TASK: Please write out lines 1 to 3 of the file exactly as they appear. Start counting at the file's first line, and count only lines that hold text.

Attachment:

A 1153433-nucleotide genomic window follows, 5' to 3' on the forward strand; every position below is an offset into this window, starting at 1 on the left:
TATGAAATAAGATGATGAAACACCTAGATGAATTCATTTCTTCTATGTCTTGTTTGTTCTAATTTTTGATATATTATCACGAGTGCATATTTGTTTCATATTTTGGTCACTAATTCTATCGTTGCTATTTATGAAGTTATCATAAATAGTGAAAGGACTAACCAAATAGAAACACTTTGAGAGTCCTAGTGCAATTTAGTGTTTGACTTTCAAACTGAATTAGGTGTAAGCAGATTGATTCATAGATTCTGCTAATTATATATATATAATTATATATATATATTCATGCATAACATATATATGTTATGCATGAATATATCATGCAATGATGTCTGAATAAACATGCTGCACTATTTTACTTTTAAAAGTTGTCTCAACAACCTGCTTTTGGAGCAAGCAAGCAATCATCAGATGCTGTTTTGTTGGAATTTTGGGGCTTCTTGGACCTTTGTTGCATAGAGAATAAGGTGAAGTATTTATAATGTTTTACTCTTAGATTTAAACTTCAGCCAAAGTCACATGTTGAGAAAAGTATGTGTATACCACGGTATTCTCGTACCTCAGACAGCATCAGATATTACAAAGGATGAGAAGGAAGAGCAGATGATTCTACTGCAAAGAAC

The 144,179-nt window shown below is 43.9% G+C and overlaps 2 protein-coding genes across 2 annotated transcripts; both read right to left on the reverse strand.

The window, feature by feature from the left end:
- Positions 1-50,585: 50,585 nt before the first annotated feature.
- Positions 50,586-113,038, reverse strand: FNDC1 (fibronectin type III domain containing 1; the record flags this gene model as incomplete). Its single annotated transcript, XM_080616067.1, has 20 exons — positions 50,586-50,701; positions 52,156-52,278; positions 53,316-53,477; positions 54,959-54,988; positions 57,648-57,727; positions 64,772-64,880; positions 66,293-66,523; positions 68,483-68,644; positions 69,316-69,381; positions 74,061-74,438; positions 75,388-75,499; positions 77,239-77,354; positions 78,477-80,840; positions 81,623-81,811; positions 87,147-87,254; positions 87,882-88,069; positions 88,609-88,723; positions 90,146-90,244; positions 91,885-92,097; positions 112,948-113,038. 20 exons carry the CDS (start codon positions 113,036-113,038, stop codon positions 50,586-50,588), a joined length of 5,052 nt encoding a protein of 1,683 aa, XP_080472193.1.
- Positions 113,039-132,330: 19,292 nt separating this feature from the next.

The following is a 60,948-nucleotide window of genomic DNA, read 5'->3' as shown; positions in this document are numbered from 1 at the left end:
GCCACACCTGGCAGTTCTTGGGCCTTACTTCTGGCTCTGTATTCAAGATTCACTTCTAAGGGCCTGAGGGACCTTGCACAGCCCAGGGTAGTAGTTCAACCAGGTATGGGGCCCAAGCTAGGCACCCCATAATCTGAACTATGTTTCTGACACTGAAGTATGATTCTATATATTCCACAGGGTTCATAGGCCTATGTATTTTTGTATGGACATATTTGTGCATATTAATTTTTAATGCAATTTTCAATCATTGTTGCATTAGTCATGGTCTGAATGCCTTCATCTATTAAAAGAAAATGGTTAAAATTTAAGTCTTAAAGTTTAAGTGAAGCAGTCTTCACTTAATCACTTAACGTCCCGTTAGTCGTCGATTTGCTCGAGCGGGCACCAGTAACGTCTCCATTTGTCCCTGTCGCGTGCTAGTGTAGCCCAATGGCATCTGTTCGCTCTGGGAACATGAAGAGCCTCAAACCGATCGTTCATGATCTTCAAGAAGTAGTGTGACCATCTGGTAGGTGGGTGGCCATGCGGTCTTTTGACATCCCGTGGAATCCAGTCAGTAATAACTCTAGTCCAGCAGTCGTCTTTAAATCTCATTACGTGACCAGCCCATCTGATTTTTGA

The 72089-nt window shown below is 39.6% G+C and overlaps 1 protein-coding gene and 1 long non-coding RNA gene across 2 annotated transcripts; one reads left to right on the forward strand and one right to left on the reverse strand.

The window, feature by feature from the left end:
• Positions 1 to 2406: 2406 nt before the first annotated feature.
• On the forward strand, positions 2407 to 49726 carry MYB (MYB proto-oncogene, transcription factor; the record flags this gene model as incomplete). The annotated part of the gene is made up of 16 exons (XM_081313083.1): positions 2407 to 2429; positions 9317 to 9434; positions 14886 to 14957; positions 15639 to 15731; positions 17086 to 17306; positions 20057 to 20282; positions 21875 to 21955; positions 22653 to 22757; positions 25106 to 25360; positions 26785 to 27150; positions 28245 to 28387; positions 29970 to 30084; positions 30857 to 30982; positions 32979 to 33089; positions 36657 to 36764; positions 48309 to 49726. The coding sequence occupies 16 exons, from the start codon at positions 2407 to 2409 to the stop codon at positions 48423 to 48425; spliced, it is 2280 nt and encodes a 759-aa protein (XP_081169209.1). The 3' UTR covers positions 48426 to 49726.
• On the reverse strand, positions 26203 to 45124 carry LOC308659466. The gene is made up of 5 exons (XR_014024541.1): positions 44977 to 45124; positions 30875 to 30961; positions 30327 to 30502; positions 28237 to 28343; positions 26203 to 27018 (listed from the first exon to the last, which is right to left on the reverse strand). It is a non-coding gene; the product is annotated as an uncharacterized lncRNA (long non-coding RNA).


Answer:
A 1153433-nucleotide genomic window follows, 5' to 3' on the forward strand; every position below is an offset into this window, starting at 1 on the left:
TATGAAATAAGATGATGAAACACCTAGATGAATTCATTTCTTCTATGTCTTGTTTGTTCTAATTTTTGATATATTATCACGAGTGCATATTTGTTTCATATTTTGGTCACTAATTCTATCGTTGCTATTTATGAAGTTATCATAAATAGTGAAAGGACTAACCAAATAGAAACACTTTGAGAGTCCTAGTGCAATTTAGTGTTTGACTTTCAAACTGAATTAGGTGTAAGCAGATTGATTCATAGATTCTGCTAATTATATATATATAATTATATATATATATTCATGCATAACATATATATGTTATGCATGAATATATCATGCAATGATGTCTGAATAAACATGCTGCACTATTTTACTTTTAAAAGTTGTCTCAACAACCTGCTTTTGGAGCAAGCAAGCAATCATCAGATGCTGTTTTGTTGGAATTTTGGGGCTTCTTGGACCTTTGTTGCATAGAGAATAAGGTGAAGTATTTATAATGTTTTACTCTTAGATTTAAACTTCAGCCAAAGTCACATGTTGAGAAAAGTATGTGTATACCACGGTATTCTCGTACCTCAGACAGCATCAGATATTACAAAGGATGAGAAGGAAGAGCAGATGATTCTACTGCAAAGAAC

The 144,179-nt window shown below is 43.9% G+C and overlaps 2 protein-coding genes across 2 annotated transcripts; both read right to left on the reverse strand.